Union for West Coast dockworkers in the US announces “tentative agreement,” but refuses to share details

Dockworkers: tell us what you think about this “tentative agreement!” Fill out the form at the bottom of this article. All submissions will be kept anonymous.

The container ship Ever Libra (TW) is moored at the Port of Los Angeles on Monday, November 21, 2022. [AP Photo/Damian Dovarganes]

On Thursday, the International Longshore and Warehouse Union (ILWU) announced it had reached a “tentative agreement” on “certain key issues” with the Pacific Maritime Association on a contract covering 22,000 dockworkers on the West Coast of the United States.

For nearly a year, the ILWU has kept dockworkers on the job without a contract, the last one having expired on July 1. Now, they have agreed with the PMA to not tell workers what the terms of the tentative agreement are, or even what key issues are involved. “The parties have agreed not to discuss the terms of the agreement as negotiations continue,” an ILWU statement read.

This is a replay of a joint announcement last year, two days before the last contract expired. Then, the ILWU and PMA said that they had reached “a tentative agreement on terms for health benefits, subject to agreement on the other issues in the negotiations.” No further details on that have ever been released.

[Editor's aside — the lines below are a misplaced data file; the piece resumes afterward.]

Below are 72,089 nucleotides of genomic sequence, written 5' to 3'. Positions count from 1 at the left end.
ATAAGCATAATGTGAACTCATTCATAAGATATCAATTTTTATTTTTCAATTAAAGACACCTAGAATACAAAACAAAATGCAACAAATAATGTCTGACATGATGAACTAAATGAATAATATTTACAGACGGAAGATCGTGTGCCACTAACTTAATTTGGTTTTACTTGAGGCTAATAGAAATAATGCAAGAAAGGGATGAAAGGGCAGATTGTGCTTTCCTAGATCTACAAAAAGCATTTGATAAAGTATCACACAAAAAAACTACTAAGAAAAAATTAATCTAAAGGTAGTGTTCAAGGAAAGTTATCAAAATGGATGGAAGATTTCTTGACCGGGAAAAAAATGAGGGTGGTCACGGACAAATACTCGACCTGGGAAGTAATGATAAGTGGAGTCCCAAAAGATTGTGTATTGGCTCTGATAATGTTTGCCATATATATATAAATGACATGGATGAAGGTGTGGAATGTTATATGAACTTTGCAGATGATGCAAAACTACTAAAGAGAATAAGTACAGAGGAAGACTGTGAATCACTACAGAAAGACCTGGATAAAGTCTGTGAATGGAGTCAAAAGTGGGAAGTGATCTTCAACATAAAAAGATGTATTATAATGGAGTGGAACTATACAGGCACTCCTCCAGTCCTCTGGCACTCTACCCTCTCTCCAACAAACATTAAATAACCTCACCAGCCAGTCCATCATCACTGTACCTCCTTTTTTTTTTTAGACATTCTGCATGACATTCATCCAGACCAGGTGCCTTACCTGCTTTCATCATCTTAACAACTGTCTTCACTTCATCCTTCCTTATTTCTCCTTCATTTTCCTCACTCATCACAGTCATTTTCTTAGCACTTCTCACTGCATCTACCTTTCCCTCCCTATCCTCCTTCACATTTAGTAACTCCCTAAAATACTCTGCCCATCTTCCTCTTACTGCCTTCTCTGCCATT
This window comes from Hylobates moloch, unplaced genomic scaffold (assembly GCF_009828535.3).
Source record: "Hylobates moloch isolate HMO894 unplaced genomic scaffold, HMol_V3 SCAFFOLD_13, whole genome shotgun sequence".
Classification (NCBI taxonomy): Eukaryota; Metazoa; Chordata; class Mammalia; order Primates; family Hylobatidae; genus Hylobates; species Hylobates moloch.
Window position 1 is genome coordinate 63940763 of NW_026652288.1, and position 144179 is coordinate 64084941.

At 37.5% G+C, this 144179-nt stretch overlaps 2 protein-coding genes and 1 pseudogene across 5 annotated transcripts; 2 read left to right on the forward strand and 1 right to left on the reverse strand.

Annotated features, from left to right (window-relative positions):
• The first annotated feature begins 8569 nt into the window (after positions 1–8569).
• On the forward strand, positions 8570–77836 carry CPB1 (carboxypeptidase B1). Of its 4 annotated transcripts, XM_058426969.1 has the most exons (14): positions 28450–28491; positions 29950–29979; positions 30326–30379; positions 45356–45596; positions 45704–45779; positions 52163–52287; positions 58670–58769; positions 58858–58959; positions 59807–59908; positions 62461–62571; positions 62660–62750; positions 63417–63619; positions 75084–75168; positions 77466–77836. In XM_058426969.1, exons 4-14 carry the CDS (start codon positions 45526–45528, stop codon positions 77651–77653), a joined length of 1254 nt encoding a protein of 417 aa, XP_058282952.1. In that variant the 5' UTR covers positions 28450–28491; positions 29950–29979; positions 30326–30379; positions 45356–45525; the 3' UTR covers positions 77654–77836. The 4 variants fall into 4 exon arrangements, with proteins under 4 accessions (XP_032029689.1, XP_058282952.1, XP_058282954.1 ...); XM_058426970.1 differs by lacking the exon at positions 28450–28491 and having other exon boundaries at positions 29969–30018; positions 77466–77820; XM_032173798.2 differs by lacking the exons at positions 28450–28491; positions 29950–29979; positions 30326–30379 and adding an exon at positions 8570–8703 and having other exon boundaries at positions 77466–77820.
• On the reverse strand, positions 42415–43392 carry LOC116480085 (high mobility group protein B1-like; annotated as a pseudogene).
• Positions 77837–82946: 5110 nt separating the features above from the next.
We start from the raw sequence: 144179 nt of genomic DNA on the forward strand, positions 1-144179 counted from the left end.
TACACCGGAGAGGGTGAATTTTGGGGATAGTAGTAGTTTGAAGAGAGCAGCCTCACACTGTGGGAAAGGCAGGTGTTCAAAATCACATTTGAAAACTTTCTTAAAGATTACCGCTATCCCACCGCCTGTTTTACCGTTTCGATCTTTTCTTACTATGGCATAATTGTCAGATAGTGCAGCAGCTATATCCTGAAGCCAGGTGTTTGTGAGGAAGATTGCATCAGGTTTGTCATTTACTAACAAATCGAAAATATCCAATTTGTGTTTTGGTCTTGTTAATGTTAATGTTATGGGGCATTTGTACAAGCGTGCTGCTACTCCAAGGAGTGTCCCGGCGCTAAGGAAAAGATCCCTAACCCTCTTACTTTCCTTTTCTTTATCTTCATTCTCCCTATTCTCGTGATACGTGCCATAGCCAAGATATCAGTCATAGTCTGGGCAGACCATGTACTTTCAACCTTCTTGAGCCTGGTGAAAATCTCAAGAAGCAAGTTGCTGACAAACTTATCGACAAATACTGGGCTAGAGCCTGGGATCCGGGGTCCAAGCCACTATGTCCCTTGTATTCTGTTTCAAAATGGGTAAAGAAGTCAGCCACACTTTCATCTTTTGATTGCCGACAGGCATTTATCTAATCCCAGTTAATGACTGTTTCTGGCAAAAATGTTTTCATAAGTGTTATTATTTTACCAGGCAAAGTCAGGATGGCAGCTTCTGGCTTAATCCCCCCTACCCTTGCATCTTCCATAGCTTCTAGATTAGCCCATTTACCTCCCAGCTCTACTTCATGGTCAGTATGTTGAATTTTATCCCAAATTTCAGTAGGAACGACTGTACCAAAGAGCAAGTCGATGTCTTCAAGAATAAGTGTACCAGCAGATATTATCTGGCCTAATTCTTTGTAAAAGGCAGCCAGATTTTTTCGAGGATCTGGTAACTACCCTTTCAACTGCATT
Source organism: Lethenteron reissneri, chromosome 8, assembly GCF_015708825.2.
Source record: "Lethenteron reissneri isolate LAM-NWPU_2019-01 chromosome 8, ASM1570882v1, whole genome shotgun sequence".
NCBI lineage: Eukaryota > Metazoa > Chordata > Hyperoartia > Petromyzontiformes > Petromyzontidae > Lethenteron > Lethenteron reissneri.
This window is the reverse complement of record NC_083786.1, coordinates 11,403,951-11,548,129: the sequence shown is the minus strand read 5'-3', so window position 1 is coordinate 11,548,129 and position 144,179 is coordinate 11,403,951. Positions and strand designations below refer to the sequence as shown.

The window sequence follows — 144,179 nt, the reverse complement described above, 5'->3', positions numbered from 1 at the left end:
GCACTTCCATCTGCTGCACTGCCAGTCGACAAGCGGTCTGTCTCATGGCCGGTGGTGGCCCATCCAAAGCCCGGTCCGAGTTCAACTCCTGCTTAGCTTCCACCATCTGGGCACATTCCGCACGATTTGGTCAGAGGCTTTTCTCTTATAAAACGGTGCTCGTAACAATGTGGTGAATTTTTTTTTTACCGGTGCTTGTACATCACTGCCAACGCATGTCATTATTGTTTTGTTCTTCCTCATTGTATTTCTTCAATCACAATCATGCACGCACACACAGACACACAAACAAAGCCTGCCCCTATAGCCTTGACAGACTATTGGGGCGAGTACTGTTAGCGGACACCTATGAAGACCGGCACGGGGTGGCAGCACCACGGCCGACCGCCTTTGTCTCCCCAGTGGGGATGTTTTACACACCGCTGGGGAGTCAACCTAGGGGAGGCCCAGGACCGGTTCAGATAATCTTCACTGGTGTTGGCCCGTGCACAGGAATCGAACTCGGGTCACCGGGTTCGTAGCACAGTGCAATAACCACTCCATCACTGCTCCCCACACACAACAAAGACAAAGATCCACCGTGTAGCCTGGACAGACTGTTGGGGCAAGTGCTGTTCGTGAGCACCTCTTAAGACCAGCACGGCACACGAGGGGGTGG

Both “agreements” are part of an ongoing campaign, involving the ILWU bureaucracy, the PMA and the Biden administration—which intervened in the talks well before the last contract expired and made clear it considers the operation of the ports a “national security” issue—to prevent a strike and ram through a sellout. Last summer, Biden made a warmongering speech from the deck of the World War II-era battleship USS Iowa in advance of the contract expiration. The clear implication was that, as was the case during World War II when the unions came together with the Roosevelt administration to ban strikes, “labor peace” was needed to prepare for the next World War—this time, against Russia and China.